A small local company is claiming the record for arranging sales of tax breaks that large firms like IBM and Occidental Petroleum have made so notorious.
According to Milton M. Harris, president of Maryland National Leasing Corp., his firm has brokered almost 45 of the deals since the new tax law was signed Aug. 13. The most any other companies have brokered is 25, he said.
The dollar totals are small, however, compared with the $100 million transactions corporate giants complete. In the first three months after the law was signed, the "tax swap" leases covered assets ranging from $165,000 to a little over $3 million.
"We're a very small fish in a very large pond," Harris declared. All the tax-related leases drawn by Maryland National add up to about half of the $135 million in new business won by the company last year.
Firms came from all over the country to the Towson offices of the sister firm of the Maryland National Bank. The leasing company brokered a deal for a small Alaskan airline, and for several California concerns. Only about l0 percent of the deals involved local firms.
"We were getting a tremendous amount of interest from the smaller companies that weren't being solicited by the investment bankers, and who found that their normal leasing/banking sources were just completely out of this business," Harris said.
The "tax swap" is the main instrument for selling tax breaks. By arranging a paper sale of equipment that is then leased back, a firm transfers tax benefits in exchange for a cash advance of from 10 percent to about 30 percent of the asset's value.
Despite negotiating swaps for many small companies, Harris said the new leasing provisions didn't really help those firms it was supposed to aid. The aim of liberalized leasing was to give money-losing companies a share of otherwise unattainable incentive tax benefits.
But "the Treasury torpedoed that concept," he said. The rules are "completely contrary to what Congress intended."
In writing the rules to govern the new transactions, Treasury made it impossible to safely buy tax benefits from a company that might go bankrupt, Milton said. As a result, his firm had to turn away at least 20 customers because of poor credit ratings.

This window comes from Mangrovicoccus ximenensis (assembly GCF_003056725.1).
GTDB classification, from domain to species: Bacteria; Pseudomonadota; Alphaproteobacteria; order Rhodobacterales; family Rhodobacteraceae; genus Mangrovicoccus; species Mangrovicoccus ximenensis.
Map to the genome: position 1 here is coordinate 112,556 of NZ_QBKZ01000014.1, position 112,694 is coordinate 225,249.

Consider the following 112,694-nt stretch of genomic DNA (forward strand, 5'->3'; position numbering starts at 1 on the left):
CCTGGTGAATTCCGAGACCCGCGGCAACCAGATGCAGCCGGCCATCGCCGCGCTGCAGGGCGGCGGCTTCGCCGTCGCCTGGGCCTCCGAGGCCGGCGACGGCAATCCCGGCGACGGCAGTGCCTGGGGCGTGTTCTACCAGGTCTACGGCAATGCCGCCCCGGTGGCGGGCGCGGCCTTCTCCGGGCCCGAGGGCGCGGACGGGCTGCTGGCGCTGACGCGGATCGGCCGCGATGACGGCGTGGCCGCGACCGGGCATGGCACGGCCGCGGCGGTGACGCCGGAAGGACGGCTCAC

Even after the regulations were changed in response to pleas from Chrysler Corp., it wasn't possible for a troubled company to easily sell benefits unless the buyers got extra assurances that they would keep the benefits in event of bankruptcy.
Harris is also critical of how late the regulations governing the transactions were issued. Treasury put out the rules only three weeks before a deadline for completing deals on equipment bought in the first half of 1981. Buyers and sellers held off for the regulations.
After Treasury published the rules, "the world opened up, just incredible," Harris said. "We were starting to crank out proposals literally by the score."
"Evidently, most of the bank lessors and most other regular equipment lessors, with the exception of GECC General Electric Credit Corp. just about abdicated from doing business" by the deadline.
In fact, his colleagues in the conventional leasing industry have come out for repeal of sections of the new law that allow tax swaps. The board of directors of the 700-member American Association of Equipment Lessors voted Jan. 28 to work for repeal or modification. Harris, who was on the AAEL's legislation committee when the tax law passed, calls the position "sour grapes."
"I think the leasing business got caught with its shorts around its ankles," Harris said. "There were big dollars in the early transactions. The investment bankers started a campaign for those deals shortly after the law was signed.
"The true story is that the investment bankers completely outguessed, outmaneuvered and outsold the equipment leasing industry in this particular area," he wrote in response to reports that conventional lessors opposed the tax breaks. The leasing executives were in Hawaii for their yearly convention when the Treasury published the regulations, so they missed the flood of demand, he added.
According to AAEL, the leasing provisions don't make economic sense because buying and selling of tax benefits doesn't generate investments.
Harris agrees tax incentives by themselves don't generate investment. Tax transfers just make it cheaper to invest, he said. And at a time when interest rates and economic conditions work against investment, the leasing provisions are a "plus."
Congress is having second thoughts, however. Repeal or modification is in the political winds. Sen. Robert Dole (R-Kan.), chairman of the Senate Finance Committee, has warned the business community, in effect, to use it while it is still available.
But Harris said "I don't give a snap whether the Congress changes it back or not." However, the extra business it generated last year transformed 1981 from a year of retrenchment to a year of normal growth for the company.
Maryland National Leasing is also holding seminars on the leasing provisions of the tax law. A seminar in late January attracted around 100 companies, according to Harris. More will be held, but they will be "informal," he added.